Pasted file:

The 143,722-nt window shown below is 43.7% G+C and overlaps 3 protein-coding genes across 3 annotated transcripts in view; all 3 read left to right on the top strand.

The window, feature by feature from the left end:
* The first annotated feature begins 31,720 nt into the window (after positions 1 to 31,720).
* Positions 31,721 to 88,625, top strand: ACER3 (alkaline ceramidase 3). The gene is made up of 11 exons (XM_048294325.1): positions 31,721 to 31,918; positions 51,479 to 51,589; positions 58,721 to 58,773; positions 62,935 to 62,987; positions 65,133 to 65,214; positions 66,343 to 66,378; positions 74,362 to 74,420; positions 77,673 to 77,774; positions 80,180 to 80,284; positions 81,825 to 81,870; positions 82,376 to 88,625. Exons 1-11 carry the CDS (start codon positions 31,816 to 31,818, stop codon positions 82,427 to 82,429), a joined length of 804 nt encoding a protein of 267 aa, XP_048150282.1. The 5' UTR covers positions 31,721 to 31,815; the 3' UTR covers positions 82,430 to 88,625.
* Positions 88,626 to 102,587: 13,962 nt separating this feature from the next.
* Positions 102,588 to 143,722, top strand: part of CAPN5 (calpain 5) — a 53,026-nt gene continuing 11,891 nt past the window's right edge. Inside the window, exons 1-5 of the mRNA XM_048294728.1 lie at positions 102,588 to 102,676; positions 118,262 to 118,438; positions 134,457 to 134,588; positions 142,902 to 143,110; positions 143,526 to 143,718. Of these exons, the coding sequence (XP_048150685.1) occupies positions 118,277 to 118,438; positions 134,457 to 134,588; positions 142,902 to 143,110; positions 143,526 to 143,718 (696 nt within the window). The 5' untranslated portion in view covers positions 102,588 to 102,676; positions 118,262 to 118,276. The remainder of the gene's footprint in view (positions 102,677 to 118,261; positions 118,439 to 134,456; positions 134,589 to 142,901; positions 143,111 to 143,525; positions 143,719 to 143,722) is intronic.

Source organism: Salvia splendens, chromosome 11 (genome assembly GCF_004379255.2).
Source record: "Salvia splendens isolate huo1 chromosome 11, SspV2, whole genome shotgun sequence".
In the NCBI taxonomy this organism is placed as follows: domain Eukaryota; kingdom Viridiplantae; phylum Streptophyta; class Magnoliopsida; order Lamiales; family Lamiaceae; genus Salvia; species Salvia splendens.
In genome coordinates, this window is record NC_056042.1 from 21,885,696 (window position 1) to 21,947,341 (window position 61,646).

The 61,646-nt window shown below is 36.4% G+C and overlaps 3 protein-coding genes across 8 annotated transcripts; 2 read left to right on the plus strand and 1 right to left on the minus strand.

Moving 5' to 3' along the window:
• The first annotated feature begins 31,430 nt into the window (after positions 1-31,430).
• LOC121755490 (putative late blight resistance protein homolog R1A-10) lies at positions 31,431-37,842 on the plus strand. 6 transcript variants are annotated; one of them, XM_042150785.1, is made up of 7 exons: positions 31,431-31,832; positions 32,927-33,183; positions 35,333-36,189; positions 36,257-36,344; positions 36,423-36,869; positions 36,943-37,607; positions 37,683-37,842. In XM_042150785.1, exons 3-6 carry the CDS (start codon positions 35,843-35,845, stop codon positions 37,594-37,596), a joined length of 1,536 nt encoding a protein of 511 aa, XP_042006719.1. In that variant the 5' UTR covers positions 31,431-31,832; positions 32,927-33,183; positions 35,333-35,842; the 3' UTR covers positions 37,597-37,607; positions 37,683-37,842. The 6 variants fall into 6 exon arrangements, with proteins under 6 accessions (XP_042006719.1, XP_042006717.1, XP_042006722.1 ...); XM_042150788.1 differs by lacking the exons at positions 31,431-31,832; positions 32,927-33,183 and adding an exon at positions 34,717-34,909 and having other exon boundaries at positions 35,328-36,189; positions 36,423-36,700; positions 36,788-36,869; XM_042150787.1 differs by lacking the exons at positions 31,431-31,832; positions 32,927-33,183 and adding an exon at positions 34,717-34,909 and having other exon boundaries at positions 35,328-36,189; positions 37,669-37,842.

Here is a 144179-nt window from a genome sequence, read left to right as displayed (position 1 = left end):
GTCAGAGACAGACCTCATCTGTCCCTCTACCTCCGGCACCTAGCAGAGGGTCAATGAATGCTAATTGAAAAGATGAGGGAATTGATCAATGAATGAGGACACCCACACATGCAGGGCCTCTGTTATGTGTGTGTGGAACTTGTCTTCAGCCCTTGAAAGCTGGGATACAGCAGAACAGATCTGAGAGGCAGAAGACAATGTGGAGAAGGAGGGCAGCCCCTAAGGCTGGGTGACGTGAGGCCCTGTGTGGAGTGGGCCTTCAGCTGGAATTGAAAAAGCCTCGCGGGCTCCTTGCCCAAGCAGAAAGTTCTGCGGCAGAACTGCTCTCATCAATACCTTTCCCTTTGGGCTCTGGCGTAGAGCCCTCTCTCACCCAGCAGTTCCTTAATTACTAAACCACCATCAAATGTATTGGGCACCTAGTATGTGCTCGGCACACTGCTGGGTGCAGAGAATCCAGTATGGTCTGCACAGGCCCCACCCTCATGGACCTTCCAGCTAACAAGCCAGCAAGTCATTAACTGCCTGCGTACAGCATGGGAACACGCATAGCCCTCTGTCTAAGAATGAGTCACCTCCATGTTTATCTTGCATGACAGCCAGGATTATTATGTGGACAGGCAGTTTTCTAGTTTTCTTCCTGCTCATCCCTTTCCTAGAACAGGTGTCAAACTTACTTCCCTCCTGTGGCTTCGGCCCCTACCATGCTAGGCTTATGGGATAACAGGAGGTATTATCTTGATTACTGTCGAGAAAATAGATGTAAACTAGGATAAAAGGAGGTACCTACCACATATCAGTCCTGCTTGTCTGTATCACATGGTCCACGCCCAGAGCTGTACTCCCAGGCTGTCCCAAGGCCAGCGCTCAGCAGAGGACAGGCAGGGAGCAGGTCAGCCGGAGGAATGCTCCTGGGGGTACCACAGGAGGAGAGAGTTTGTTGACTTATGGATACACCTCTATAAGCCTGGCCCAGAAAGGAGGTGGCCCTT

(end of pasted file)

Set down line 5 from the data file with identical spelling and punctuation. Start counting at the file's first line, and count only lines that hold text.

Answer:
* Positions 88,626 to 102,587: 13,962 nt separating this feature from the next.